10.
J Psychiatr Res ; 44(15): 1088-94, 2010 Nov.
Artigo em Inglês | MEDLINE | ID: mdl-20434170

RESUMO

Individuals with body dysmorphic disorder (BDD) are preoccupied with perceived defects in appearance. Preliminary evidence suggests abnormalities in global and local visual information processing. The objective of this study was to compare global and local processing in BDD subjects and healthy controls by testing the face inversion effect, in which inverted (upside-down) faces are recognized more slowly and less accurately relative to upright faces. Eighteen medication-free subjects with BDD and 17 matched, healthy controls performed a recognition task with sets of upright and inverted faces on a computer screen that were either presented for short duration (500 ms) or long duration (5000 ms). Response time and accuracy rates were analyzed using linear and logistic mixed effects models, respectively. Results indicated that the inversion effect for response time was smaller in BDD subjects than controls during the long duration stimuli, but was not significantly different during the short duration stimuli. Inversion effect on accuracy rates did not differ significantly between groups during either of the two durations. Lesser inversion effect in BDD subjects may be due to greater detail-oriented and piecemeal processing for long duration stimuli. Similar results between groups for short duration stimuli suggest that they may be normally engaging configural and holistic processing for brief presentations. Abnormal visual information processing in BDD may contribute to distorted perception of appearance; this may not be limited to their own faces, but to others' faces as well.


Assuntos
Transtornos Dismórficos Corporais/diagnóstico , Transtornos Dismórficos Corporais/fisiopatologia , Face , Reconhecimento Visual de Modelos/fisiologia , Adulto , Estudos de Casos e Controles , Feminino , Humanos , Masculino , Estimulação Luminosa/métodos , Tempo de Reação/fisiologia , Fatores de Tempo , Adulto Jovem
11.
Arch Gen Psychiatry ; 67(2): 197-205, 2010 Feb.
Artigo em Inglês | MEDLINE | ID: mdl-20124119

RESUMO

CONTEXT: Body dysmorphic disorder (BDD) is a psychiatric disorder in which individuals are preoccupied with perceived defects in their appearance, often related to their face. Little is known about its pathophysiology, although early research provides evidence of abnormal visual processing. OBJECTIVE: To determine whether patients with BDD have abnormal patterns of brain activation when visually processing their own face with high, low, or normal spatial resolution. DESIGN: Case-control study. SETTING: A university hospital. PARTICIPANTS: Seventeen right-handed medication-free subjects with BDD and 16 matched healthy control subjects. Intervention Functional magnetic resonance imaging while viewing photographs of face stimuli. Stimuli were neutral-expression photographs of the patient's own face and a familiar face (control stimuli) that were unaltered, altered to include only high spatial frequency (fine spatial resolution), or altered to include only low spatial frequency (low spatial resolution). MAIN OUTCOME MEASURE: Blood oxygen level-dependent signal changes in the BDD and control groups during each stimulus type. RESULTS: Subjects with BDD showed relative hyperactivity in the left orbitofrontal cortex and bilateral head of the caudate for the unaltered own-face vs familiar-face condition. They showed relative hypoactivity in the left occipital cortex for the low spatial frequency faces. Differences in activity in frontostriatal systems but not visual cortex covaried with aversiveness ratings of the faces. Severity of BDD symptoms correlated with activity in frontostriatal systems and visual cortex. CONCLUSIONS: These results suggest abnormalities in visual processing and frontostriatal systems in BDD. Hypoactivation in the occipital cortex for low spatial frequency faces may indicate either primary visual system abnormalities for configural face elements or top-down modulation of visual processing. Frontostriatal hyperactivity may be associated both with aversion and with symptoms of obsessive thoughts and compulsive behaviors.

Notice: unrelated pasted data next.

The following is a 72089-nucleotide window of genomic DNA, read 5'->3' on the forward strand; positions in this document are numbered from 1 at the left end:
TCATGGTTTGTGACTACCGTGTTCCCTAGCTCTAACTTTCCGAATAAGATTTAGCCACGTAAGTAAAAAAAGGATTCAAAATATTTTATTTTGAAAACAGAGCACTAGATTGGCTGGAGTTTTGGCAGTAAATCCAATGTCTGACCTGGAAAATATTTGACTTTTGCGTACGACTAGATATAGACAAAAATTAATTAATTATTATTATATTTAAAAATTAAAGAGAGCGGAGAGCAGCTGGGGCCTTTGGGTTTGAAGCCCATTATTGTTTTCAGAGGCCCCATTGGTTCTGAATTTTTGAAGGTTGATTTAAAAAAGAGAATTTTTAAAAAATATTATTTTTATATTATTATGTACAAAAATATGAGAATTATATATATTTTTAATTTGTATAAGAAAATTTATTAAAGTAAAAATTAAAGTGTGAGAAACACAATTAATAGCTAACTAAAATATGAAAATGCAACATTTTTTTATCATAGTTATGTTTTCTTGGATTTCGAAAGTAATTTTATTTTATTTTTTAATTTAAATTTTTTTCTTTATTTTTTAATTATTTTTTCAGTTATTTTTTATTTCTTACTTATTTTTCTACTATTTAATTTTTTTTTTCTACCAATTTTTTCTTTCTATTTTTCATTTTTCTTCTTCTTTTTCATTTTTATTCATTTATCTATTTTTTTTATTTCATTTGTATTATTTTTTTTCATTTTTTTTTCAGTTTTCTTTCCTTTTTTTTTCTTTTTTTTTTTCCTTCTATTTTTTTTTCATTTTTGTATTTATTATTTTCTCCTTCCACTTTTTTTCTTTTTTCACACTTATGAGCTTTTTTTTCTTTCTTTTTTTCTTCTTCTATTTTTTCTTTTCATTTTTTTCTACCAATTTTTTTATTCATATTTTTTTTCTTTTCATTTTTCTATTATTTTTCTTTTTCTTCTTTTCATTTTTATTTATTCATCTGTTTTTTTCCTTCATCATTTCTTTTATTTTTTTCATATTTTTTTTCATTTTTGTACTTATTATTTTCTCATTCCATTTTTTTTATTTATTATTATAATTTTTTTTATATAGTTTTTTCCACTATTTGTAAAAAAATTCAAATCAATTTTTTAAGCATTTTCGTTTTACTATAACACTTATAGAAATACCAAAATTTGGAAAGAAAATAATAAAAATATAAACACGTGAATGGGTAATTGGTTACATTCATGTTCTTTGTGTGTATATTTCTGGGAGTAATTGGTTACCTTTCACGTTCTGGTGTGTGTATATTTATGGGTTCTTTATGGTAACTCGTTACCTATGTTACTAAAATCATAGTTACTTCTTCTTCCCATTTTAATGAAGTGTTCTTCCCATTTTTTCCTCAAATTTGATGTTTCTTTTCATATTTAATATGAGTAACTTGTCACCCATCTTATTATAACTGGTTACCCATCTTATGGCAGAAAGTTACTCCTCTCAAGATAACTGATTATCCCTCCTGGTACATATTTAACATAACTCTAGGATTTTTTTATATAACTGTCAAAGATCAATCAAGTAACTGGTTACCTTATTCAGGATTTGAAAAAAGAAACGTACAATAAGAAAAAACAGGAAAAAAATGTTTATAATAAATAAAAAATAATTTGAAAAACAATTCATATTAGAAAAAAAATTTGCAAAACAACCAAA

Assuntos
Transtornos Dismórficos Corporais/epidemiologia , Transtornos Dismórficos Corporais/fisiopatologia , Corpo Estriado/fisiopatologia , Lobo Frontal/fisiopatologia , Transtornos da Percepção/epidemiologia , Transtornos da Percepção/fisiopatologia , Percepção Visual/fisiologia , Adulto , Transtornos Dismórficos Corporais/diagnóstico , Estudos de Casos e Controles , Manual Diagnóstico e Estatístico de Transtornos Mentais , Feminino , Humanos , Entrevista Psicológica , Imagem por Ressonância Magnética , Masculino , Pessoa de Meia-Idade , Lobo Occipital/fisiopatologia , Índice de Gravidade de Doença , Adulto Jovem
12.
CNS Spectr ; 14(9): 503-13, 2009 Sep.
Artigo em Inglês | MEDLINE | ID: mdl-19890232

RESUMO

The basic science literature is replete with descriptions of naturally occurring or experimentally induced pathological grooming behaviors in animals, which are widely considered animal models of obsessive-compulsive disorder (OCD). These animal models rely largely on observed similarities between animal behaviors and human OCD behaviors, and on studies of animal pathological grooming disorders that respond to serotonin enhancing drugs. However, current limitations in assessment of complex cognition and affect in animals precludes the field's ability to match the driving primary processes behind observable phenomenology in animal "OCD" with human behavioral disorders. We propose that excessive grooming behaviors in animals may eventually prove to be equally, or possibly more relevant to, other conditions in humans that involve pathological grooming or grooming-like behaviors, such as trichotillomania, body dysmorphic disorder, olfactory reference syndrome, compulsive skin-picking, and onychophagia. Research is needed to better understand pathological grooming behaviors in both humans and animals, as animal models have the potential to elucidate pathogenic mechanisms and inform the treatment of these psychiatric conditions in humans.


Assuntos
Comportamento Compulsivo/psicologia , Asseio Animal/fisiologia , Alopecia/etiologia , Alopecia/psicologia , Animais , Aves , Imagem Corporal , Dermatite/psicologia , Plumas , Humanos , Camundongos , Olfato , Tricotilomania/psicologia